TUC: How ‘temporary’ are temporary workers? - Hundreds of thousands of agency workers across the UK will benefit from improved working conditions now that the new equal treatment rights for temps has come into effect (from Saturday 1 October 2011).
Unlike fixed-term employees & part-time workers, until now agency workers have not had a right to the same pay & holiday rights as directly employed staff in the same workplace. This lack of rights has left them open to abuse, says the TUC.
According to the Labour Force Survey (LFS), the average agency worker gets 5 days less holiday a year than permanent employees and temps earned on average 68% of the pay of permanent workers. However, following years of campaigning by unions, agency workers will now benefit from new, improved rights at work.
From the first day of an assignment, agency temps working in the private, public or voluntary sector will have a right to use any facilities provided by the hirer - such as a crèche, canteen or transport services. They will also be entitled to information about internal vacancies at the company they are working for, and to be given the opportunity to apply for them.
After 12 weeks in the same role with the same hirer, agency workers will be entitled to the same pay, holiday entitlement & working hours as permanent staff and they will also receive improved maternity rights.
EU News: The money raised would not go to meet the original aims of a Tobin Tax – Last week the Commission has presented a proposal for a financial transaction tax in the 27 Member States of the European Union. The tax would be levied on all transactions on financial instruments between financial institutions when at least one party to the transaction is located in the EU.
The exchange of shares and bonds would be taxed at a rate of 0.1% and derivative contracts, at a rate of 0.01%. This could approximately raise €57bn every year. The Commission has proposed that the tax should come into effect from 1 January 2014. The revenues of the tax would be shared between the EU and the Member States.
The financial transaction tax aims at taxing the 85% of financial transactions that take place between financial institutions. House mortgages, bank loans, insurance contracts and other normal financial activities carried out by individuals or small businesses fall outside the scope of the proposal.
TUC: Employee Ageism consigned to scrapheap - Anyone who turns 65 after last Friday will no longer lose their job simply because of their age. Under the Default Retirement Age (DRA0, which the government began phasing out from April this year, employers have been able to retire people on their 65th birthday for no other reason than their age.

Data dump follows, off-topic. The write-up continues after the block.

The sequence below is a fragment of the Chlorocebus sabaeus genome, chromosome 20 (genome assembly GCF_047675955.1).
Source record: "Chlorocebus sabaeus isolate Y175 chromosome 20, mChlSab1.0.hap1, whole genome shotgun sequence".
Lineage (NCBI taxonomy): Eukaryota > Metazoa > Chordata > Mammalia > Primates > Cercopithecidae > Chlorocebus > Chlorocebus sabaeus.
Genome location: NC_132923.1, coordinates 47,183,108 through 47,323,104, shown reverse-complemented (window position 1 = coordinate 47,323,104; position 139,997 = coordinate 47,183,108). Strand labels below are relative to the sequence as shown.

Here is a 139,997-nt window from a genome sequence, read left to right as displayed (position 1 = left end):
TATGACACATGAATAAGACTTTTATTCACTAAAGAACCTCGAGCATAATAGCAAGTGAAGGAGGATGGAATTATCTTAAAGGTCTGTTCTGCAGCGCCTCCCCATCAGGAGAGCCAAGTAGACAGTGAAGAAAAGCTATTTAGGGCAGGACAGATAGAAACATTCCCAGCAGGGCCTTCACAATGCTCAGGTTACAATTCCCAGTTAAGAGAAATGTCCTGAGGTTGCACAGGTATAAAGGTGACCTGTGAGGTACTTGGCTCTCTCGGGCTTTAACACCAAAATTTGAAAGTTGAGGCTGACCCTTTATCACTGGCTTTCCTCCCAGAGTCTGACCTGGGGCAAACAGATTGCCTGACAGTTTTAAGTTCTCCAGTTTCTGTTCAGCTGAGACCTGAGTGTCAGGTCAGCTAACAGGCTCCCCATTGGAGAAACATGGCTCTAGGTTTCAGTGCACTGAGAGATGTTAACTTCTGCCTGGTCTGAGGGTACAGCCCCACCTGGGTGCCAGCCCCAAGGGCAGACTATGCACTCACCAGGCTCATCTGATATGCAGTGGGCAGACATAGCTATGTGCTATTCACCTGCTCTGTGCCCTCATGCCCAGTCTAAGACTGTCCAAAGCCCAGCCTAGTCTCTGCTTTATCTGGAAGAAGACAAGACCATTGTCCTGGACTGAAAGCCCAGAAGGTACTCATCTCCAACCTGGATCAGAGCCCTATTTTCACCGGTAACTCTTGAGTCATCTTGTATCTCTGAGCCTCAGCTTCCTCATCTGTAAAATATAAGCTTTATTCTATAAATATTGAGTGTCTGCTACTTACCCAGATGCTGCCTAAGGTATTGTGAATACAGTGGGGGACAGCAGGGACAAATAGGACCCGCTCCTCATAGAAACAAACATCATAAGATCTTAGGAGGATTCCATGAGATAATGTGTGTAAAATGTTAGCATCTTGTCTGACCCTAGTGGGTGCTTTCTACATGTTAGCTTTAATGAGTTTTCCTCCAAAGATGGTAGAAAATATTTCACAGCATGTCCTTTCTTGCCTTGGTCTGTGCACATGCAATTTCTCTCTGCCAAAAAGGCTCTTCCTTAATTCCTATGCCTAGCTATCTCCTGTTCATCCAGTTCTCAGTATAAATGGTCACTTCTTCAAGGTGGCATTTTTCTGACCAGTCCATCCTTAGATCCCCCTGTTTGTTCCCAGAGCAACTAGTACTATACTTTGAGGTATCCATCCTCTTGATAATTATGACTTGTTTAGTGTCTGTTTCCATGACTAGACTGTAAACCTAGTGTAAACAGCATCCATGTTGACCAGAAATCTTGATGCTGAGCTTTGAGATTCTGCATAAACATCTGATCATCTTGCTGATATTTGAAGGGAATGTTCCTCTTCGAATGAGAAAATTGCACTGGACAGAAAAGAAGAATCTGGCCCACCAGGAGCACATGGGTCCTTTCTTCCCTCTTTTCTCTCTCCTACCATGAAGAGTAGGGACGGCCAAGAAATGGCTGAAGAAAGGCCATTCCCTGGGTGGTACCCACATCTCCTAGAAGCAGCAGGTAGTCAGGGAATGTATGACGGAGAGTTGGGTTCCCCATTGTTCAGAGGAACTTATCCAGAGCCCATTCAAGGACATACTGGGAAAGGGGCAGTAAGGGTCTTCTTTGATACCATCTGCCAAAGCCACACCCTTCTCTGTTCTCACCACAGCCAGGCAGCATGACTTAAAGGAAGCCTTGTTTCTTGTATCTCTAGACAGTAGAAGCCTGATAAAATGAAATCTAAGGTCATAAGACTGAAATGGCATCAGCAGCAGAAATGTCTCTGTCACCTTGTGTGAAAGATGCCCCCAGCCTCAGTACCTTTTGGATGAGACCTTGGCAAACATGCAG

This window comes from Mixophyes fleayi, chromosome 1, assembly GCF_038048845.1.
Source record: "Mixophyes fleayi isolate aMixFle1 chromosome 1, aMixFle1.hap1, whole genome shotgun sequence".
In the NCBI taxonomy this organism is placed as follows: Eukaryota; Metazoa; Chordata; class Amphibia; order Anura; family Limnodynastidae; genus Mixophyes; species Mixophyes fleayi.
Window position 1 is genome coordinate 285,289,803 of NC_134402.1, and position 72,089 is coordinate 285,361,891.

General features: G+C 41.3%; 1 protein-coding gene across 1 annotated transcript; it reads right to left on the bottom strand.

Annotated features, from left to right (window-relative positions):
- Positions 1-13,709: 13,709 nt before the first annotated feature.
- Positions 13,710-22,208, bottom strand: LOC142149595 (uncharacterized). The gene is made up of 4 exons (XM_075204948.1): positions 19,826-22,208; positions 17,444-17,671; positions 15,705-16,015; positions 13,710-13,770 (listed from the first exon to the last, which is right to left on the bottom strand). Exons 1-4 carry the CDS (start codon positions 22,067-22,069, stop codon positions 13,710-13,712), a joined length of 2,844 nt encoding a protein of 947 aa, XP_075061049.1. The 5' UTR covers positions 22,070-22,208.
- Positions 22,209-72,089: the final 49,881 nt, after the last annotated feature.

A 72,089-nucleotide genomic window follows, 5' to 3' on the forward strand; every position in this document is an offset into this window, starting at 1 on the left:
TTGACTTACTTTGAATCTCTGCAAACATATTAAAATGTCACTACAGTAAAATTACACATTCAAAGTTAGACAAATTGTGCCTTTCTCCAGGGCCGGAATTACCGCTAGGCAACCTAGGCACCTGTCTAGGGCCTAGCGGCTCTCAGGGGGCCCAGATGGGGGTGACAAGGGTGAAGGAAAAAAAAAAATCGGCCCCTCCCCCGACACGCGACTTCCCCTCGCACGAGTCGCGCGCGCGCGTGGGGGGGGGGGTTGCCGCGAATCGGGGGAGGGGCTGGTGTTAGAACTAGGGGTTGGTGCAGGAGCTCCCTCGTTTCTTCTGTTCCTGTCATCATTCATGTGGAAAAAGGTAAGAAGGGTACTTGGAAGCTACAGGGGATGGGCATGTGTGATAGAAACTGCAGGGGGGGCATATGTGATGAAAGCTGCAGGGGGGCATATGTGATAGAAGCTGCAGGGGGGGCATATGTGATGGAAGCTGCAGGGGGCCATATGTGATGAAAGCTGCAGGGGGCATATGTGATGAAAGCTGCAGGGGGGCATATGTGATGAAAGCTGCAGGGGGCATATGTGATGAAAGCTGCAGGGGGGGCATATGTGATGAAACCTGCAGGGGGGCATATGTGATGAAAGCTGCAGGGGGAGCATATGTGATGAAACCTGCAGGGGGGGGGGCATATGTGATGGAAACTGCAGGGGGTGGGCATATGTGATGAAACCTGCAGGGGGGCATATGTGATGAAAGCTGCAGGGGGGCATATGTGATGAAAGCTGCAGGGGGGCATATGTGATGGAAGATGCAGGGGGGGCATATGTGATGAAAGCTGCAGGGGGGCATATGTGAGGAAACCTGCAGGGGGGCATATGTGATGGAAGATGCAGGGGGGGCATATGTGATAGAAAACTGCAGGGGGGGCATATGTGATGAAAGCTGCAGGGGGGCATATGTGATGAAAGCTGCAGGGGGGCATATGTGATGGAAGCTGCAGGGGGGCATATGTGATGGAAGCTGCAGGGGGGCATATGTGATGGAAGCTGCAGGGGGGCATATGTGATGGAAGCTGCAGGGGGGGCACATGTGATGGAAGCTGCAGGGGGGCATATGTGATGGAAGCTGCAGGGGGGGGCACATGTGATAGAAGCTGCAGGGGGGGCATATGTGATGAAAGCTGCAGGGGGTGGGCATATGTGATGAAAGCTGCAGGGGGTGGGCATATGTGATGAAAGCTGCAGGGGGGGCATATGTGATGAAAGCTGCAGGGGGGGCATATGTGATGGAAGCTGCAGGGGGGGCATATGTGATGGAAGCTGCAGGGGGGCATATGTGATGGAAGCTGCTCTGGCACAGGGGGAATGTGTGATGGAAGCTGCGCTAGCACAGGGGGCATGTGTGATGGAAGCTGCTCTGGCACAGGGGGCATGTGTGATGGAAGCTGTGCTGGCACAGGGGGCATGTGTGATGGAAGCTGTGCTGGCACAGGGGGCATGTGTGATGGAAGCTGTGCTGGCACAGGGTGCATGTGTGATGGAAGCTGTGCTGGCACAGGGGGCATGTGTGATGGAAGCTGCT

But for anyone who turns 65 now (or who is under 65), but hasn't been given six months notice, employers now have to justify why they want to retire a member of staff.
The TUC and the Charted Institute for Personal and Development (CIPD) have recently published guidance for staff & employers on managing age in the workplace, which offers best practice guidance on working without a retirement age.
DUK: Help ‘Beat’ Diabetes - ‘Help Diabeates’, a new campaign to encourage people with diabetes to give permission to be approached about taking part in clinical research studies, has been launched. The campaign, which is being support by Diabetes UK, is from the Diabetes Research Network (DRN).
DCMS: Royal occasions by Royal permission - Applications are now open for the commemorative use of Royal names & titles for community events, buildings and projects for Her Majesty’s Diamond Jubilee, which takes place next year. A blanket approval is in place for the use of ‘Diamond Jubilee’ and ‘Jubilee’ for non-commercial purposes.
Anyone wishing to use phrases such as ‘Queen Elizabeth II Diamond Jubilee,’ ‘Queen Elizabeth Diamond Jubilee,’ or ‘The Queen’s Diamond Jubilee’ to name a community hall, commemorative garden or other building/ project, will need to apply for permission to do so.
Latest White Paper: Public Sector Information Security Threats - Information is the lifeblood of all public sector organisations, and thanks to modern computing technology, that information can be easily shared with colleagues, clients and suppliers. As our dependency on computers and technology deepens, so do the risks and threats to those systems. These threats range from curious teenagers to disgruntled employees, activists and criminals.
Just as computers and networks have evolved to enable your organisation to be more productive, so have the threats. The traditional insider threat still remains, and as technology progresses, so have the knowledge, capabilities, sophistication and profiles of the external threat sources. Understanding what you are trying to protect and your threat sources is critical to deploying the controls that protect against those threats.
Public sector information security/protection is no longer the sole preserve of IT departments and requires a level of input and understanding from senior management and departmental heads.
A recent paper from leading independent information security expert Brian Honan, highlights and discusses in plain terms the range of internal and external threats to your organisations.
Click here to receive your free copy.
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